Norse mythology has always been one of the foundations used for most fictional stories in our time. I grew up playing tons of video games that were based on these myths without even realizing that they were based on the mythology in the first place. For instance, Odin as a summon in Final Fantasy franchise, Einherjar that were taken to Valhalla by the Valkyrie in preparation for Ragnarok in Valkyrie Profile series, or Yggdrasil, the tree of life that were depicted in Breath of Fire III but I won’t bore you with these countless video games adaptations. Let’s do the most famous example, Thor and Loki from Marvel Universe. This franchise is so damn popular that every time the name Thor and Loki were mentioned, I can’t help but envisioned Chris Hemsworth and Toms Hiddleston as the canon facial features, flaunting their long hair everywhere like they’re in a shampoo commercial. (No idea why, they just do.)
Picture: Hair of the Gods
*Phew, got a bit sidetracked with my review there.*
Anyway, my point is, Norse mythology is a really important source of material for our current media entertainment and I admit, it has always been one of my favorite mythologies along with Japanese, Greek and Rome mythology.
Norse Mythology is an EXACT retelling of Poetic Edda, the source material of the myth, which is already fantastic in its own way. Neil Gaiman did a great job in adapting the source into a collection of short stories with his own words that made it enjoyable to read, especially for beginner to the myth but for me who’s been fed with this myth for almost 20 years, I wish there’s something new to be found here. For those of you who don’t know, the basic outline of Norse Mythology is about the creation of the worlds until the final battle between the Gods and the creatures that will destroy the world. In case someone who doesn’t know about the myth stumbled upon this review, I won’t tell you about the battle itself other than in my opinion, it is epic. This picture below shows an example of the kind of battle you’ll find in Ragnarok.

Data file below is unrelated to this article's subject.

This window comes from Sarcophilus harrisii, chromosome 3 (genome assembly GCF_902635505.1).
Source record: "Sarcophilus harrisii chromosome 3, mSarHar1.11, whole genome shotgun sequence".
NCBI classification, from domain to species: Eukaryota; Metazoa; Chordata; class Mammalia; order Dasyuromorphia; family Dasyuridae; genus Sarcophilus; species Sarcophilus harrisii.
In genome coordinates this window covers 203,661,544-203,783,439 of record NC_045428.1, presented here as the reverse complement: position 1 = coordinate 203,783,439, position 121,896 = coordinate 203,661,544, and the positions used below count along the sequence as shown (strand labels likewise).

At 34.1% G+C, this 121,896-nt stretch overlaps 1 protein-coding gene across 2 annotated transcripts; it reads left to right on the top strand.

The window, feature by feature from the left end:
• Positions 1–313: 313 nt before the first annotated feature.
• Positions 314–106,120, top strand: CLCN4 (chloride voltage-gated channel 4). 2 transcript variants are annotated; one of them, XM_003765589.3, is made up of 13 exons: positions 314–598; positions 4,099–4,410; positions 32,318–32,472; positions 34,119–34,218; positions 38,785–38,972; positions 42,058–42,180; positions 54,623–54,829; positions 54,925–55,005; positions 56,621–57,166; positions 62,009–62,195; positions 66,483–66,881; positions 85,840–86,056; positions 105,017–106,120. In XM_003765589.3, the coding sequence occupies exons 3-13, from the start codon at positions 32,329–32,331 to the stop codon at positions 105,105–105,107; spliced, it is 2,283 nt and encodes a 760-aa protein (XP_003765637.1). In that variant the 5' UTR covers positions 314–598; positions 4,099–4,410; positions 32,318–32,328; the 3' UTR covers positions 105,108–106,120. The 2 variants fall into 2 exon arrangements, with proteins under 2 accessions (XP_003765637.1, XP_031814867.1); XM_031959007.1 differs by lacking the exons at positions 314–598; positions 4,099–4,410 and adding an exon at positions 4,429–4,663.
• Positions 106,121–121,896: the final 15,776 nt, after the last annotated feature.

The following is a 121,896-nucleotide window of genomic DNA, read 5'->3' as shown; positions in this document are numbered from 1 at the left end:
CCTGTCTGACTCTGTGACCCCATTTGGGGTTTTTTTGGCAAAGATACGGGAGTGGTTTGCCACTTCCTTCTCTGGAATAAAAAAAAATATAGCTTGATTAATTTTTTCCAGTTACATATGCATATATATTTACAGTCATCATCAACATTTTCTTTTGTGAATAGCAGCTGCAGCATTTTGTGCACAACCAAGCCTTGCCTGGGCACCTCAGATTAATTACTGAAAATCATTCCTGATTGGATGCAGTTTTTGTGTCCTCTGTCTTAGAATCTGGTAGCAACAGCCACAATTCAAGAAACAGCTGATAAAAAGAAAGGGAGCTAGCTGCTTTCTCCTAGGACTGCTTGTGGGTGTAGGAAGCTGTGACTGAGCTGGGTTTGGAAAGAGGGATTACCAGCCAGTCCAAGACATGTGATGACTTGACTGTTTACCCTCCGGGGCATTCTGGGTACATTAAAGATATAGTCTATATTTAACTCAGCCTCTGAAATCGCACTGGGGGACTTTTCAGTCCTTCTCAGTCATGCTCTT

I find Neil’s retelling enjoyable to read but I do have two main problems with it.
-First, as I mentioned before, for those of you who’ve known about this myth already, you won’t find anything new here, this is an EXACT retelling that it almost feel like a copy and paste to me. I came into this book with the expectation that it will be a full novel with Neil’s own rendition of the myth but nope, you can actually go to Wikipedia, search Norse Mythology and voila, you’ll find the story told here.
-Secondly, this is a really expensive book for its content. It cost $20 where I live and for a 2 to 3 hour read of a story I’ve heard about almost my whole life is really not worth it. I received this book from my friend otherwise I’ll feel so robbed personally.
“The Norse myths are the myths of a chilly place, with long, long winter nights and endless summer days, myths of a people who did not entirely trust or even like their gods, although they respected and feared them.”
Overall, I personally still think that this book is a great introduction to the myth. The original source, the Poetic Edda languages are hard to dive into and it’s more of an info dump compared to this. Despite not finding anything original here, I still find it enjoyable and good to read.
I definitely recommend this to any Norse Mythology beginner, Neil Gaiman did a great job in this retelling and it’s so easy to understand the words he wrote. Plus, Norse Mythology is one of the best myths out there. You owe it to yourself to read it if you’re interested in knowing more about the original tale of Odin, Thor, Loki, Valkyrie, Balder, Fenrir, Mjollnir and more names that I'll leave for yourself to find out.
Picture: Norse Mythology by Marc Simonetti